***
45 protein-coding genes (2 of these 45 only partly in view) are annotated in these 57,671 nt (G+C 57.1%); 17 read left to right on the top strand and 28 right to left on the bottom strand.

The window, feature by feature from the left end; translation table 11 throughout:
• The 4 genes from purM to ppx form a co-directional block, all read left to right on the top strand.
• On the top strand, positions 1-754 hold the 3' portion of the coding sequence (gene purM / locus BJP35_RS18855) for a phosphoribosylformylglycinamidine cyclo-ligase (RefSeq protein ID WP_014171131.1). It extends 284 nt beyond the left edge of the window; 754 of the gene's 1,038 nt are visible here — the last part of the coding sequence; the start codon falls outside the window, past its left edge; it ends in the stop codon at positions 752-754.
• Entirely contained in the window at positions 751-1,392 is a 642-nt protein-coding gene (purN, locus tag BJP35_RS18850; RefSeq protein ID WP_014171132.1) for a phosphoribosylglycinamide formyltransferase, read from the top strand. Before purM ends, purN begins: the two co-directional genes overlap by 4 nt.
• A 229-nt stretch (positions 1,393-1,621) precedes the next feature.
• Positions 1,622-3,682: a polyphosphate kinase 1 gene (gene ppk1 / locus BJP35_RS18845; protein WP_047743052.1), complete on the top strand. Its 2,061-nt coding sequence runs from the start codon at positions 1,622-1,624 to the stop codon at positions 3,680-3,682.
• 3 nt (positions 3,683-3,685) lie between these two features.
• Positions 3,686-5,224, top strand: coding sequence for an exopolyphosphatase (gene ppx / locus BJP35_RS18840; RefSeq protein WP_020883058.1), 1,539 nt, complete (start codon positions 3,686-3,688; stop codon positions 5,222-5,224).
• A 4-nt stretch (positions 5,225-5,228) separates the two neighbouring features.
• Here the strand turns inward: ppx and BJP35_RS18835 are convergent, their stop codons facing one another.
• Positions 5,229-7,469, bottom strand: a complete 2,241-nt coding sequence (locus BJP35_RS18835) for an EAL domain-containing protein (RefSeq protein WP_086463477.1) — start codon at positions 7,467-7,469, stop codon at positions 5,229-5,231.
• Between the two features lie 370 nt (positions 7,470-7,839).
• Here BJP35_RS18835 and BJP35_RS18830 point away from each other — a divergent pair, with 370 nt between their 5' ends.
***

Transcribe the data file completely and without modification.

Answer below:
45 protein-coding genes (2 of these 45 only partly in view) are annotated in these 57,671 nt (G+C 57.1%); 17 read left to right on the top strand and 28 right to left on the bottom strand.

The window, feature by feature from the left end; translation table 11 throughout:
• The 4 genes from purM to ppx form a co-directional block, all read left to right on the top strand.
• On the top strand, positions 1-754 hold the 3' portion of the coding sequence (gene purM / locus BJP35_RS18855) for a phosphoribosylformylglycinamidine cyclo-ligase (RefSeq protein ID WP_014171131.1). It extends 284 nt beyond the left edge of the window; 754 of the gene's 1,038 nt are visible here — the last part of the coding sequence; the start codon falls outside the window, past its left edge; it ends in the stop codon at positions 752-754.
• Entirely contained in the window at positions 751-1,392 is a 642-nt protein-coding gene (purN, locus tag BJP35_RS18850; RefSeq protein ID WP_014171132.1) for a phosphoribosylglycinamide formyltransferase, read from the top strand. Before purM ends, purN begins: the two co-directional genes overlap by 4 nt.
• A 229-nt stretch (positions 1,393-1,621) precedes the next feature.
• Positions 1,622-3,682: a polyphosphate kinase 1 gene (gene ppk1 / locus BJP35_RS18845; protein WP_047743052.1), complete on the top strand. Its 2,061-nt coding sequence runs from the start codon at positions 1,622-1,624 to the stop codon at positions 3,680-3,682.
• 3 nt (positions 3,683-3,685) lie between these two features.
• Positions 3,686-5,224, top strand: coding sequence for an exopolyphosphatase (gene ppx / locus BJP35_RS18840; RefSeq protein WP_020883058.1), 1,539 nt, complete (start codon positions 3,686-3,688; stop codon positions 5,222-5,224).
• A 4-nt stretch (positions 5,225-5,228) separates the two neighbouring features.
• Here the strand turns inward: ppx and BJP35_RS18835 are convergent, their stop codons facing one another.
• Positions 5,229-7,469, bottom strand: a complete 2,241-nt coding sequence (locus BJP35_RS18835) for an EAL domain-containing protein (RefSeq protein WP_086463477.1) — start codon at positions 7,467-7,469, stop codon at positions 5,229-5,231.
• Between the two features lie 370 nt (positions 7,470-7,839).
• Here BJP35_RS18835 and BJP35_RS18830 point away from each other — a divergent pair, with 370 nt between their 5' ends.